In the summer of 2013, most commentaries on the Syrian civil war’s effect on Iraq’s Sunni population argued that the rise of Syria’s Sunnis against the government in Damascus had emboldened their co-religionists across the border, providing a morale boost to the Iraqi community that feels marginalized by a Shia-dominated Iraqi state, closely allied to Shia Iran. However, what was neglected in these assessments was the “cause and effect” relationship between the Syrian civil war and the deteriorating security situation in Iraq. An independent variable was being ignored, namely the role of geography in explaining how the Syrian civil war had a bearing on the deteriorating security situation in Iraq.
Between April and mid-June 2013, approximately 2,000 people had died in Iraq, the worse level of violence since the sectarian civil war from 2006 to 2008, yet Iraq’s spiral of violence had gone relatively unnoticed in media and policy-making circles, primarily focused on the conflict in Syria. What was needed at that time was the ability to reimagine the geography between Syria and Iraq, which I argued for in a paper for the Italian Institute for International Political Studies in the summer of 2013, exactly a year before the ISIS invasion of Mosul and close to a third of central Iraq.
I described this area as “Syraq”, a zone of tensions that straddles both sides of the Syrian-Iraqi border. Syraq essentially corresponds to a landmass historically referred to as the al-Jazirah, a quasi-island surrounded by two rivers, the upper Euphrates and Tigris, which fan out in separate directions north of Baghdad. This geographic area in both Iraq and Syria had been home to a predominantly Arab Sunni population, albeit shared with other communities, such as Christians of various denominations, Yezidis, and Kurds. Conflicts on both sides of the border as of 2013 created a security situation analogous to what Washington insiders refer to as “Afpak,” a neologism that acknowledges how instability in Afghanistan and Pakistan are intricately linked, and which was created by DC insiders to link Afghani and Pakistani affairs in a joint American foreign policy. A similar approach was needed back in 2013 when dealing with the Syrian and Iraq crises.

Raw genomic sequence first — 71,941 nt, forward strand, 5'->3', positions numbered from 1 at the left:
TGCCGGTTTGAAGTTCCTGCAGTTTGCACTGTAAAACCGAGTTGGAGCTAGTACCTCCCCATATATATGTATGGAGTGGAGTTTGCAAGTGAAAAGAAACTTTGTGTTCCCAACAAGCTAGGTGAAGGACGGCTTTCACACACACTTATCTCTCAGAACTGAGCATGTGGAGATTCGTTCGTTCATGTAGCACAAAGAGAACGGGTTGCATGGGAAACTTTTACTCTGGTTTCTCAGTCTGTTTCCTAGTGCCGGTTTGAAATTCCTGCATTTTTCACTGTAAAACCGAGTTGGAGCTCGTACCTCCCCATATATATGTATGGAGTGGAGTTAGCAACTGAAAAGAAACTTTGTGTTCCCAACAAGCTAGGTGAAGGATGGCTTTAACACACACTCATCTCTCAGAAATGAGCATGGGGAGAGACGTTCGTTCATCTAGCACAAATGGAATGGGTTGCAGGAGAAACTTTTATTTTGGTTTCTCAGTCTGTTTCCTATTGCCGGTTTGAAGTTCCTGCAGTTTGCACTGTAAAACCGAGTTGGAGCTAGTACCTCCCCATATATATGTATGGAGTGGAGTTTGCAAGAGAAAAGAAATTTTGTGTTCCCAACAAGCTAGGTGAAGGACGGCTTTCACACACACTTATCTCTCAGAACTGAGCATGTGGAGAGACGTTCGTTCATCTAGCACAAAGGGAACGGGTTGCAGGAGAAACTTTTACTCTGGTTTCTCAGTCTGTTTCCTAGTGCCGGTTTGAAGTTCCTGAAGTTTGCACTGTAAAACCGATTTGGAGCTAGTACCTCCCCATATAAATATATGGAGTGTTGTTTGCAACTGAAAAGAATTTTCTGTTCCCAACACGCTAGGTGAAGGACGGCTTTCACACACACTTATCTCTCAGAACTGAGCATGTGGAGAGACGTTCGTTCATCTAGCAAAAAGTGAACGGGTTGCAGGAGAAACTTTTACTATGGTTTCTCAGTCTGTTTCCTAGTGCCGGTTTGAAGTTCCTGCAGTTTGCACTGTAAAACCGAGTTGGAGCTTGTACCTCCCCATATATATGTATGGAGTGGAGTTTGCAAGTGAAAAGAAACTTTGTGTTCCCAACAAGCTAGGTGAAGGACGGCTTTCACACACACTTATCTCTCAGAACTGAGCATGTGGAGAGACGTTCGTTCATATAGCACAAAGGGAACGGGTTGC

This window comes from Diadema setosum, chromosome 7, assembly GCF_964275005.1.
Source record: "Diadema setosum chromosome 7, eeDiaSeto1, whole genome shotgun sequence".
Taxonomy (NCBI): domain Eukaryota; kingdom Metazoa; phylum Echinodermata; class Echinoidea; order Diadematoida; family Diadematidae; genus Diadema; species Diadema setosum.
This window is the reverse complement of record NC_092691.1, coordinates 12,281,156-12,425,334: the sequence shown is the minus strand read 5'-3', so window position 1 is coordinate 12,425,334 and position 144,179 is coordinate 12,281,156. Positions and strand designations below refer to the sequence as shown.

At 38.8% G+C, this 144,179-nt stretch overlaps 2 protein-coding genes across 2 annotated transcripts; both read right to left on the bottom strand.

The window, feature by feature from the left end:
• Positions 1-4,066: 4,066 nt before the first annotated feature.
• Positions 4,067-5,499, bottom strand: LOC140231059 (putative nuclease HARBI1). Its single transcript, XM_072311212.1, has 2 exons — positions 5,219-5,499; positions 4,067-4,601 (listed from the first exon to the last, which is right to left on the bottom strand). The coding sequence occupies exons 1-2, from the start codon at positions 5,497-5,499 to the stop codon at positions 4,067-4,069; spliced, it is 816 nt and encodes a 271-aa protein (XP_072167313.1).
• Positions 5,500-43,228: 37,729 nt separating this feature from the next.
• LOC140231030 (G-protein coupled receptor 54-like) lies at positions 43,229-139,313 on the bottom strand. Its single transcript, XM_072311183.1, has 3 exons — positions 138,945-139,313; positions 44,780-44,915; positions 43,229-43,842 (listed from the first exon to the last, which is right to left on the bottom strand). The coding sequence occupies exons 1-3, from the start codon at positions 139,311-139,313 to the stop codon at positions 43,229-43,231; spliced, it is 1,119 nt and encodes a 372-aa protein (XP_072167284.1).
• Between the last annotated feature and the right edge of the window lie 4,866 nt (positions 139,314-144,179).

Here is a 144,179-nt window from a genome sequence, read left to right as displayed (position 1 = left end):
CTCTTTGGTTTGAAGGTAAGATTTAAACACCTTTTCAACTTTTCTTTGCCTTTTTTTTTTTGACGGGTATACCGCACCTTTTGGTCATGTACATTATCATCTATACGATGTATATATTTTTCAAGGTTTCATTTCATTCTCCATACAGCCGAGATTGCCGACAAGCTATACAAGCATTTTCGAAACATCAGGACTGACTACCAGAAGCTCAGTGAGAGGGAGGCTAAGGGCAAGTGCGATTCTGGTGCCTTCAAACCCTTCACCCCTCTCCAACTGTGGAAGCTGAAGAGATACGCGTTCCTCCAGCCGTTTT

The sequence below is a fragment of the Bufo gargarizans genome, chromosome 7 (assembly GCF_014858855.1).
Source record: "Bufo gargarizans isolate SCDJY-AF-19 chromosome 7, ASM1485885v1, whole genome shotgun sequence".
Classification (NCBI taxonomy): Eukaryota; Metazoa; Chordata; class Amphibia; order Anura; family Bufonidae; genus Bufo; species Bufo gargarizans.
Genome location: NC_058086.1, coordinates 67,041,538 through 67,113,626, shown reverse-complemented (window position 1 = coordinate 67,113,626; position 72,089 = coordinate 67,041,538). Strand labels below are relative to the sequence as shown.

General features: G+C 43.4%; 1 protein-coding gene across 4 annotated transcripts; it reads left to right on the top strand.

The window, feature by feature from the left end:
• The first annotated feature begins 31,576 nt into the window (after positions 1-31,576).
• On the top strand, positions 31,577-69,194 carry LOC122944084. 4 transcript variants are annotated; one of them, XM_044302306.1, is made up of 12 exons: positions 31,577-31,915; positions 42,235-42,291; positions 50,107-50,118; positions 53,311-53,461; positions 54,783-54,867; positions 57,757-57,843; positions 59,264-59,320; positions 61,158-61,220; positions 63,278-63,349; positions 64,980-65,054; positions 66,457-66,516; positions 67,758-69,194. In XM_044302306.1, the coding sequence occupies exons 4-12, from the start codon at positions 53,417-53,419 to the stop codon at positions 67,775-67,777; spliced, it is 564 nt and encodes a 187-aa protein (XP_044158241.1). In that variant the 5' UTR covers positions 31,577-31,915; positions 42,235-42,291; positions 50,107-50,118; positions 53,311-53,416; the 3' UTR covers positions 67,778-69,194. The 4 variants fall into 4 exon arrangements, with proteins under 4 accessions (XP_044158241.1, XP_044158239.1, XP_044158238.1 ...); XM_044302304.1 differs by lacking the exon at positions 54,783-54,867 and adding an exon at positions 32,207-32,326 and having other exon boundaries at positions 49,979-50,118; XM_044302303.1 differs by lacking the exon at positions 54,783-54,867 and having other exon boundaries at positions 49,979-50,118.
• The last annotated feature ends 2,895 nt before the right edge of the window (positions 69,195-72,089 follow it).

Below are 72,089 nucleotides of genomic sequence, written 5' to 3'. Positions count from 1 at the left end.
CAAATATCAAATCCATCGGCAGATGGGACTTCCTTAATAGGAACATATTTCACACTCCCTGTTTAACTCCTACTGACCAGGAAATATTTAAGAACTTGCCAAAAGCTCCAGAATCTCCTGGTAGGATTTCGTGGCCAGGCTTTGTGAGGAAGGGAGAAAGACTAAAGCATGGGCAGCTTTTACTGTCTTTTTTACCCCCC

The Afpak problem is a legacy of Anglo-Russian colonial policy during the “Great Game,” dividing the ethnic Pashtun tribes along the Durand line, a border that reflected imperial compromise without taking into account how it divided tribal communities. More than a century later, these various tribes began joining the ranks of the Afghan Taliban and Pakistani Taliban, with both factions benefitting from cross-border relations.
The Iraqi-Syrian border was formed in the same manner, out of British-French collusion after World War One, dividing Sunni Arab tribes as well as the historic trading links between the cities of Mosul (in today’s Iraq) and Aleppo (in today’s Syria). In the thirties clandestine cells began to form of young Iraqi officers who came from modest, Sunni Arab middle-income families from the northern Arab provinces in the vicinity of Mosul, a region that suffered economically after the creation of Syria. With the imposition of customs barriers and changes in currencies, the new border between Iraq and Syria curtailed the historic trade between cities such as Mosul and Aleppo. The primarily Sunni Arab officers would begin to advocate pan-Arabism, a movement that would rectify the arbitrary boundaries dividing the Arab nation and unite the Fertile Crescent from Iraq to Palestine. It was these officers who led Iraq on the road to numerous military coups, creating the opportunity for Saddam Hussein to rise to Iraq’s presidency in 1979.